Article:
Carlton Smith has been elected to the Juneau Assembly.
The race for an area wide seat was the only one in doubt after this week’s local election. Tuesday night, Smith held a slim 53 vote lead over Loren Jones, with Geny Del Rosario in distant third place. After nearly 14-hundred absentee and questioned ballots were counted this morning (Friday), Smith had expanded that lead by 21 votes.
The final tally was Smith 2,777; Jones 2,703; and Del Rosario 946.
Smith says he’s ready to get to work. He says the assembly’s priorities will be balancing the budget and searching for a new city manager and finance director to replace Rod Swope and Craig Duncan – both of whom plan to retire in 2012.
“Both of them have timing issues connected with them,” says Smith. “The budget, of course, that shows a 7.3 million dollar deficit, that’s in front of the assembly right now. And as far as the search for both the finance officer and the manager, since those processes take several months, we’ve got to get going on that right away.”
Jones says he expected a close race. And while the result was disappointing, the first time candidate wouldn’t rule out another run for office.
“I might. This wasn’t that bad. But that’s down the road a ways, at least a year or two,” says Jones.
No other outcomes from the municipal election changed significantly with today’s count. The results will be certified on Tuesday. Smith and new assembly members Jesse Kiehl and Randy Wanamaker will be sworn in on Monday October 17th.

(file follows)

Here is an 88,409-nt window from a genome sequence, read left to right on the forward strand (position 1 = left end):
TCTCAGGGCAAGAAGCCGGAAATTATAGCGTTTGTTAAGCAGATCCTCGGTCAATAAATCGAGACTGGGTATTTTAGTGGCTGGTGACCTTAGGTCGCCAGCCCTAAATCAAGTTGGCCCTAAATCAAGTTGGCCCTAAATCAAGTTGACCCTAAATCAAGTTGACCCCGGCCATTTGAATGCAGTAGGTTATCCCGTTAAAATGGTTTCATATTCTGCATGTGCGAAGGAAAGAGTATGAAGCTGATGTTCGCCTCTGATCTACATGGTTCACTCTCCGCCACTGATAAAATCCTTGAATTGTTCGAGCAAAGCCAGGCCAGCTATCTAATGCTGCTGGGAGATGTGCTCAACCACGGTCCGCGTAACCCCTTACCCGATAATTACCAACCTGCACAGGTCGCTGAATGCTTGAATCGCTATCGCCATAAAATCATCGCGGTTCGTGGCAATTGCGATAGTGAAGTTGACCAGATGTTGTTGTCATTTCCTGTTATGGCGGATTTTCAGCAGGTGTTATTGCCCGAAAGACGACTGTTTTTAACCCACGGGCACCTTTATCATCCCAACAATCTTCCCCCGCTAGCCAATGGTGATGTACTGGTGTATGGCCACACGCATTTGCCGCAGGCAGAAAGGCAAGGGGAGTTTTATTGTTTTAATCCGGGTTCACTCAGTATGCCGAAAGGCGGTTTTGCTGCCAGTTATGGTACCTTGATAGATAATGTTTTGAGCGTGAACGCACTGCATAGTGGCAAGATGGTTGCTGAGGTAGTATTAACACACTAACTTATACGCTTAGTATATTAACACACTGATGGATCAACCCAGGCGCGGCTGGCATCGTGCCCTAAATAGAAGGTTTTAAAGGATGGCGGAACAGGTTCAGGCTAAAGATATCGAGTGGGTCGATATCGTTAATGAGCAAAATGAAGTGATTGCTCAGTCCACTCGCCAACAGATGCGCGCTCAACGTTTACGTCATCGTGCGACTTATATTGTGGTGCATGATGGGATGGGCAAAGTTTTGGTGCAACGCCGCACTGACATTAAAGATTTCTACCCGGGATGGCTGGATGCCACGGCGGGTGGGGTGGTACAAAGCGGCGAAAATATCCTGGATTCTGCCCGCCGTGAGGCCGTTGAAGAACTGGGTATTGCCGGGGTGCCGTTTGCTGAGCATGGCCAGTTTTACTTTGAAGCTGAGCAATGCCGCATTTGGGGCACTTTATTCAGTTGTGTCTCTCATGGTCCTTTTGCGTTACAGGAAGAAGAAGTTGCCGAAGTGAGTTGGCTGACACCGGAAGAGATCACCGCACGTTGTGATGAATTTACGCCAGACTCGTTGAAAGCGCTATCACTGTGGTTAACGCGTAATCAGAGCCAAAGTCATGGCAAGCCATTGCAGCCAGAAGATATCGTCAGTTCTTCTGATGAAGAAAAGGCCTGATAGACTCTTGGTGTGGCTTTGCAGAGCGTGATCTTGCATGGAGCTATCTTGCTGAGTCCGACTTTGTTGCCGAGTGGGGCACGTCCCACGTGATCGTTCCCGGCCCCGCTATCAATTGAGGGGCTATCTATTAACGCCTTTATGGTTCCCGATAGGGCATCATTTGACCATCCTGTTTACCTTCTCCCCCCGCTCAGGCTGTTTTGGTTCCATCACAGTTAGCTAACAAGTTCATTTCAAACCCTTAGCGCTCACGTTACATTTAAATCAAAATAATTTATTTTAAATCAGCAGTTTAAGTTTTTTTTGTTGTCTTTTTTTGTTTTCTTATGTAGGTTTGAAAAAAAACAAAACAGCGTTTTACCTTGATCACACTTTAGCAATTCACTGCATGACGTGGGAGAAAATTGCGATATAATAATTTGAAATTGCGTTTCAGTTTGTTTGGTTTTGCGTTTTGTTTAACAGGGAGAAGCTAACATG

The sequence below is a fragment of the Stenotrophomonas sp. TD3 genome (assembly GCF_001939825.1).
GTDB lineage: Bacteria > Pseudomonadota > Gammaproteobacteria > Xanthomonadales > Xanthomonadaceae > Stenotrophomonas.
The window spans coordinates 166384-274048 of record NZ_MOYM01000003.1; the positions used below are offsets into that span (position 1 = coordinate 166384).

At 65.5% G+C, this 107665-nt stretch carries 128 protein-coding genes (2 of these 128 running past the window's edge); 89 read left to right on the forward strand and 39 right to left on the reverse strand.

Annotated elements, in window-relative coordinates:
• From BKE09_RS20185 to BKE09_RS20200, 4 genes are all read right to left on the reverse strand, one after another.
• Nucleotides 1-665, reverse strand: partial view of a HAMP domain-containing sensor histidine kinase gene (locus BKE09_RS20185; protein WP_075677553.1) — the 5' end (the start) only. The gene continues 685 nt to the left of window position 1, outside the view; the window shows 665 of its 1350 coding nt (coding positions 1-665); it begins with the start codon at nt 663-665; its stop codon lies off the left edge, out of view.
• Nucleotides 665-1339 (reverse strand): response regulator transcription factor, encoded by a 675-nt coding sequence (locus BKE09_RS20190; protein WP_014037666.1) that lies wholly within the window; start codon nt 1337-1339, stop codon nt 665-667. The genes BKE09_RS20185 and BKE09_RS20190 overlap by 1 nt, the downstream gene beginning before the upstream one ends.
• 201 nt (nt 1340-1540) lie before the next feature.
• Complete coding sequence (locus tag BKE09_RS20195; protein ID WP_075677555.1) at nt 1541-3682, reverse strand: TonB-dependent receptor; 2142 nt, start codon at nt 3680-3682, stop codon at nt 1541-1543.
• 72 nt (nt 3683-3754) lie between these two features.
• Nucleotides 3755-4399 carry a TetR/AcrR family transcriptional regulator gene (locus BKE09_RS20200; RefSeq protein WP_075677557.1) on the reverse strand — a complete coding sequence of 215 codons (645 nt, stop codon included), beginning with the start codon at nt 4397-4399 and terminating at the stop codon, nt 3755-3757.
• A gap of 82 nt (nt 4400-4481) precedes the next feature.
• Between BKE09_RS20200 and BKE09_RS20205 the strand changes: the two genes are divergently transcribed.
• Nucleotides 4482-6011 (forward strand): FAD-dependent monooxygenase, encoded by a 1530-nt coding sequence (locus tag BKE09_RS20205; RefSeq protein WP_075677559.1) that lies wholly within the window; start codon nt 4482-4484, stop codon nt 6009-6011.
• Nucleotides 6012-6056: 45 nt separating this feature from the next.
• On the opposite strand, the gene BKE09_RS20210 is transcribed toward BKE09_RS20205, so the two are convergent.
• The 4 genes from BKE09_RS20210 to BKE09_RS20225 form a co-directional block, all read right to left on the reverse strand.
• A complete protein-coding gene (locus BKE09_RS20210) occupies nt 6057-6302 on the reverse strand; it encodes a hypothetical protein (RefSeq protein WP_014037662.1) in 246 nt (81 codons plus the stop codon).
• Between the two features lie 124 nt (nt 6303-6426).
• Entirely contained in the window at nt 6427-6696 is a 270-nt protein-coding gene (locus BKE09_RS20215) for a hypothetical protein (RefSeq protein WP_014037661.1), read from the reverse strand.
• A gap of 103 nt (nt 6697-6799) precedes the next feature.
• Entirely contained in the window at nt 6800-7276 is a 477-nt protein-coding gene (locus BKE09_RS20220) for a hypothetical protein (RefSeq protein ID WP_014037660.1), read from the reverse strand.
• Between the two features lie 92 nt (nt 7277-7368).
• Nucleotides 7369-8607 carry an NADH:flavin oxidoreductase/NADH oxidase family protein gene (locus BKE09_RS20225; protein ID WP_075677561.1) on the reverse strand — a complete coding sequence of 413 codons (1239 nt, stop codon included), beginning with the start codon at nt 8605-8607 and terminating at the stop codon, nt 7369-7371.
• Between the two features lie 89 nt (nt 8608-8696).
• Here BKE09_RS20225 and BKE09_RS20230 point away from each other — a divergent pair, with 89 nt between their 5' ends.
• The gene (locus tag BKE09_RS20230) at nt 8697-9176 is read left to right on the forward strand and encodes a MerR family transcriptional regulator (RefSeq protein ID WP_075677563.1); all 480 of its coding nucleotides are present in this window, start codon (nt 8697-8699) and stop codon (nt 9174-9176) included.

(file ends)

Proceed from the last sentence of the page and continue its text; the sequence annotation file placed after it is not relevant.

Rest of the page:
Voter turnout increased to 30.8 percent from 25 percent on Election Day.
- The primary source of school funding would not be reduced. Permanent fund dividends would be cut in half, to $1,100.
- 360 North’s new documentary “Inside Out: Leaving Prison Behind,” premieres 8 p.m. this Friday, June 23 on 360 North.
- The state is advertising the ferry Taku again. It listed the ship earlier at $1.5 million, then at $700,000. This time, there's no advertised minimum.
- The National Endowment for the Arts has named a Chilkat weaver from Juneau as one of its nine National Heritage Fellows. Anna Brown Ehlers, 62, has been recognized for her mastery of this challenging art form that's specific to Southeast Alaska and parts of British Columbia.